Optimize Your Oral Hygiene Routine
If you're not brushing and flossing every day, you're greatly increasing your risk of cavities, tooth loss, and periodontal disease. But even if you have a regular oral hygiene regimen, here are some ideas on how you may be able to improve it:
- Floss just before going to bed because that is the prime time for bacterial growth and plaque formation. Floss before brushing so as to loosen up food trapped between teeth in preparation for being swiped away by your toothbrush and washed away by a mouth rinse.
- Use a soft-bristled brush so you can lightly brush over your gum line without hurting your gums. And always brush your tongue because it is a veritable incubation center for all manner of mouth bacteria.
- If possible, brush after each meal; but after breakfast and just before bed are the two most important times.
- Use an antiseptic mouthwash before bed and whenever your brush/floss. It will reduce mouth acid that can prey on your tooth enamel, remineralize your teeth, flush out food particles and plaque, and kill off mouth bacteria.
Your diet can do as much to help or hurt your oral health as can your daily oral hygiene habits.
The number one way to reduce your risks for gum disease, tooth decay, and halitosis (chronic bad breath) is to simply drink a lot more water. Drink a glass after every meal, after waking up in the morning, and just before retiring for the night. This washes away plaque-causing "debris" and enamel-eating acids that may be lingering in your mouth.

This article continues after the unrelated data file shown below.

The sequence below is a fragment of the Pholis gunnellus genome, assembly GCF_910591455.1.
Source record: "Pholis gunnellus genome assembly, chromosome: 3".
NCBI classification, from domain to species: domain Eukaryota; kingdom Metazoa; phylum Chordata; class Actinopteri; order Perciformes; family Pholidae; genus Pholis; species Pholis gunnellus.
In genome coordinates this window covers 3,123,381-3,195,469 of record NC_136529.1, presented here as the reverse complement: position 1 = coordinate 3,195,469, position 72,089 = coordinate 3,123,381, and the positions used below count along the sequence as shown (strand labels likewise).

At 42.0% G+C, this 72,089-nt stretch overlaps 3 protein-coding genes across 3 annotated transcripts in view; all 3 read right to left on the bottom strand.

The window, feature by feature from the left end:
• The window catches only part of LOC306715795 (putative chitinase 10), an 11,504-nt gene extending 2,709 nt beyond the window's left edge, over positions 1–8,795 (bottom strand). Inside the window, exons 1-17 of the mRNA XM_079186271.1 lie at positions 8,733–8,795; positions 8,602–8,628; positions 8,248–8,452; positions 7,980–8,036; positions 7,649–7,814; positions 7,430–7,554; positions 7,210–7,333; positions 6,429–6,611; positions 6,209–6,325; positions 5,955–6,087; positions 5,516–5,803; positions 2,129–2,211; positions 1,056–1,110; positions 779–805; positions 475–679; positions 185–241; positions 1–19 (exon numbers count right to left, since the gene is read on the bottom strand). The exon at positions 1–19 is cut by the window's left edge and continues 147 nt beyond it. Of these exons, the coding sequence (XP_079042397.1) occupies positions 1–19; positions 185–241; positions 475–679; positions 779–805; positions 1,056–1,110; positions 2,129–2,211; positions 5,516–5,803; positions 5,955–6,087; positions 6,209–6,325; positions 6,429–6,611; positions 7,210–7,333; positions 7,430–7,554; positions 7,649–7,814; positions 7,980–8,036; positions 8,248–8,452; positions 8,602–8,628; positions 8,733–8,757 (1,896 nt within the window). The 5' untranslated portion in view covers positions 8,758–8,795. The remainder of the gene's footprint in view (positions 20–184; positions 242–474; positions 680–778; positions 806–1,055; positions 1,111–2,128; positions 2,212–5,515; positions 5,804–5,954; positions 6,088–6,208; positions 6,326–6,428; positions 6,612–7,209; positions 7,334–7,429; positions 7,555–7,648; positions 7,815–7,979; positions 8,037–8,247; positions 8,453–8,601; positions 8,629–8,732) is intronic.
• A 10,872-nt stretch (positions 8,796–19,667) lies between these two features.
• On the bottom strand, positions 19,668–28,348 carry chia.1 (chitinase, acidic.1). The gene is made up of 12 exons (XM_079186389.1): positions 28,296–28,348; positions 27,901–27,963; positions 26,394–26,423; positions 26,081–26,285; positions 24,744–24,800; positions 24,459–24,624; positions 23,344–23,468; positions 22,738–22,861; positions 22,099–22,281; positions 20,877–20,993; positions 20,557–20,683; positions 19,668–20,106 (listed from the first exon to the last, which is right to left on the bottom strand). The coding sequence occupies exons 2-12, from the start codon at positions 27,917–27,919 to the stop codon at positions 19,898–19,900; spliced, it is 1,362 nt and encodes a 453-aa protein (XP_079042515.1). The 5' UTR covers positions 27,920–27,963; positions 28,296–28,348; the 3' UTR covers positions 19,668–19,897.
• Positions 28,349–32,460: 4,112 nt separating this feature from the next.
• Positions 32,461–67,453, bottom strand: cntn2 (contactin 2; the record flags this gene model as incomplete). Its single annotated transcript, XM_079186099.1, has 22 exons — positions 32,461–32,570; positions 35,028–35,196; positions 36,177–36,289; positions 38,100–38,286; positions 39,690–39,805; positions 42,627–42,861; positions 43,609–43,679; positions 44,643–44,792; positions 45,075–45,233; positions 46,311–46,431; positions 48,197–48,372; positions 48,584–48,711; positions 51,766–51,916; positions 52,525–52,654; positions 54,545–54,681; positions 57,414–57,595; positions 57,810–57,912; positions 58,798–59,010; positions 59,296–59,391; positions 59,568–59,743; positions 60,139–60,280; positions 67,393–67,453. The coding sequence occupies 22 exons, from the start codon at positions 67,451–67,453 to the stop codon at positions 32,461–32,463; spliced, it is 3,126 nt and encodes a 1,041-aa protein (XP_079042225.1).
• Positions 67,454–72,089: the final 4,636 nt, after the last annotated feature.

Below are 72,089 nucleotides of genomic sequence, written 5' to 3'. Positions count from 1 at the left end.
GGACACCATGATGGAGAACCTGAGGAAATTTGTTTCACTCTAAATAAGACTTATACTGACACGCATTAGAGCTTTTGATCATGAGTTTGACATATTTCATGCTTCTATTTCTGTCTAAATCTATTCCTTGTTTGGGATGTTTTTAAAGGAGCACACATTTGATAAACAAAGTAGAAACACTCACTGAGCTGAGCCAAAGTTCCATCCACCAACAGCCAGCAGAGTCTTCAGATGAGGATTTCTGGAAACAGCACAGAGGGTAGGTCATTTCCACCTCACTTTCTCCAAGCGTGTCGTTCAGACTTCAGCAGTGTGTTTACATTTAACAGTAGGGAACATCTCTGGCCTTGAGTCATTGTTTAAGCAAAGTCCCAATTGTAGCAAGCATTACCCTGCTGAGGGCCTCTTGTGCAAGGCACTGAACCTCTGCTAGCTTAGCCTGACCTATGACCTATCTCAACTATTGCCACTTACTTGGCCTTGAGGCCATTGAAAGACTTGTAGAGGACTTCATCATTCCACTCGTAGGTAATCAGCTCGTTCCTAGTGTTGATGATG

Second, be sure to avoid excessive amounts of sugary and acidic foods and beverages. This includes coffee, tea, soft drinks, candy, pastries, and high-acid fruits like pineapple.
Third, eat a lot of crunchy fruits and vegetables, such as broccoli, carrots, celery sticks, apples, pears, and lettuce. High nutrient content and the natural scraping action of chewing these foods will combine to boost your oral hygiene and health.
Keeping An Eye On Your Oral Health
No matter how diligent you are to brush and floss regularly and consume healthy foods, plaque and tartar will inevitably build up and a dental or periodontal problem may eventually arise.
That's why the American Dental Association recommends at least two oral check ups per year, and at least one visit should be made to a periodontist to protect your gum health and not just your tooth health.
Only a dental professional can spot negative developments early and help your avert any serious oral health problems down the road.
To learn more about how to protect the long term health of your teeth, gums, and whole mouth, or to schedule a periodontal check up, feel free to contact periodontist Dr. Raymond A. Kenzik in Volusia or Flagler County, FL, today!